The fan world was abuzz when this continuation of the Marvel universe was announced, but I know for my own part, I was getting pretty muddled in the brainwave scanner morasse, the crazed artwork was starting to wear on me, and while I appreciate the 90’s era for what it was, I think most folks were hoping for an extension of the earlier decade. Truth be told, we haven’t had Joe stories of that type for a long while, so that was a stretch to begin with…and the first several issues certainly didn’t help.
But then came issue #161. While the brainwashing angle was certainly still lingering, the artwork was much cleaner and crisper, the writing took a decidedly more military angle, and things were immediately looking up. Of course, I was concerned that this was the exception, and not the rule… what would issue #162 bring? Check out my review after the jump to find out.
G.I. Joe: A Real American Hero #162
Writer: Larry Hama
Art: SL Gallant
Happily, yes, issue #162 continues right where #161 left off.
I have often dismissed the importance of artwork to a successful story, even in comics. While many folks lambasted Renegades for the design aesthetic, I think the great story and characterization has more than made up for it. I feel much the same way about G.I. Joe: Cobra. But, in the case of A Real American Hero, the art has made an absolute world of difference.
I have nothing really against Padilla, but Gallant’s clean and bright art style is extremely reminiscent of the good old 80’s style, with extremely accurately presented characters and vehicles. The colors are sharp, bright, and not muddled at all, and even the weapons look realistic. Every thing from an art perspective feels like it’s been pulled straight from the 80’s, and in this book, I absolutely love that.
Temporarily deafeated, Cobra retreats to familiar ground, Broca Beach, on the shores of New Jersey. We quickly get awesome glimpses of terrifically retro Cobra Commander, Baroness, Destro, Zartan, and Mindbender, who all retain some of that fantastic artistic license that Whigham and Wagner gave us in the good old days. A scene of the Maggot rolling down the highway just ahead of a Broca Brothers Circus truck is excellent, and really feels to be in the spirit of the G.I. Joe title in its better years. A brainwashed Snake Eyes is in tow, talking to a very “Dr. Venom” like Billy.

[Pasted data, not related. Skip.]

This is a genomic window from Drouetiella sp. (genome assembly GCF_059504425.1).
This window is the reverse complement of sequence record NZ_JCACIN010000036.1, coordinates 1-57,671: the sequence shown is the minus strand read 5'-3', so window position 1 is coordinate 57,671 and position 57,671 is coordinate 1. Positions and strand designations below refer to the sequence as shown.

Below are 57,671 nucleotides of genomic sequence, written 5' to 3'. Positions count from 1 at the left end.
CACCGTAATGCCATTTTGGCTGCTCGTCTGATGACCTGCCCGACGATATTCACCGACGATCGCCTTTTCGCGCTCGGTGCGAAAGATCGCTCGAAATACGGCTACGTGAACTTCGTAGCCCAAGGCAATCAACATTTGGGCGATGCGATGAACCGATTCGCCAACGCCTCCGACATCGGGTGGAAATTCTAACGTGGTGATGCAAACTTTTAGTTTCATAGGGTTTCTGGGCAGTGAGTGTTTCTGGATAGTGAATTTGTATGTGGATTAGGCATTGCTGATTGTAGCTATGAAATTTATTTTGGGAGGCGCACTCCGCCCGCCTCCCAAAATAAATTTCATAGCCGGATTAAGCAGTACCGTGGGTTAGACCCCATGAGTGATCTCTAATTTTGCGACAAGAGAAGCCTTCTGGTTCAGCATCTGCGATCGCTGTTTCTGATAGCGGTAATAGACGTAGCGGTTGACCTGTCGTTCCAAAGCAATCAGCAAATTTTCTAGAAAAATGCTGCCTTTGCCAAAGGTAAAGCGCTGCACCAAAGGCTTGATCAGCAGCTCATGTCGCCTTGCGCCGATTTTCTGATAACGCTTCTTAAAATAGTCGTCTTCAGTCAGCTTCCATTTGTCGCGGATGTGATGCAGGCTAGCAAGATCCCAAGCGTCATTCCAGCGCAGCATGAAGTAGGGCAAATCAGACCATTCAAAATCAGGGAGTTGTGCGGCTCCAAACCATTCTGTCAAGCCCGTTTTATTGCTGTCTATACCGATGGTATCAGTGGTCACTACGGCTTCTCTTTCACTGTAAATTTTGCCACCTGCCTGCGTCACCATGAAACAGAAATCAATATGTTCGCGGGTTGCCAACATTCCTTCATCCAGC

Zartan meets up with his Dreadnoks in his own unique way and little guest appearances by toy accurate Cobra Vipers and Techno-Vipers are sprinkled throughout.
Lady Jaye and Torpedo are undercover, doing some of their own intel, with Jaye taking off after the Baroness as she’s sent off on a dubious assignment. Her pursuit ends with a hand-to-hand battle with the Cobra agent, and the Baroness ends up in their custody.
Simply put, this issue was fantastic. A great follow up to the already impressive issue #161, and Hama seems to really be hitting his groove. Sure, the brainwashing of Snake Eyes is still an undercurrent, but we have a focus on some more somewhat fringe characters that flow the story well. Almost flawlessly, in fact. And of course, the artwork by Gallant only further serves to thrust this book firmly within its 80’s roots, and I love it for it.
I was turned off by this title as the first few issues ran on, but with only 2 more issues, I am firmly back on board. These have been pure entertainment and finally feel like what a continuation of the Marvel Universe should be. I’ve been waiting 16 years for it.
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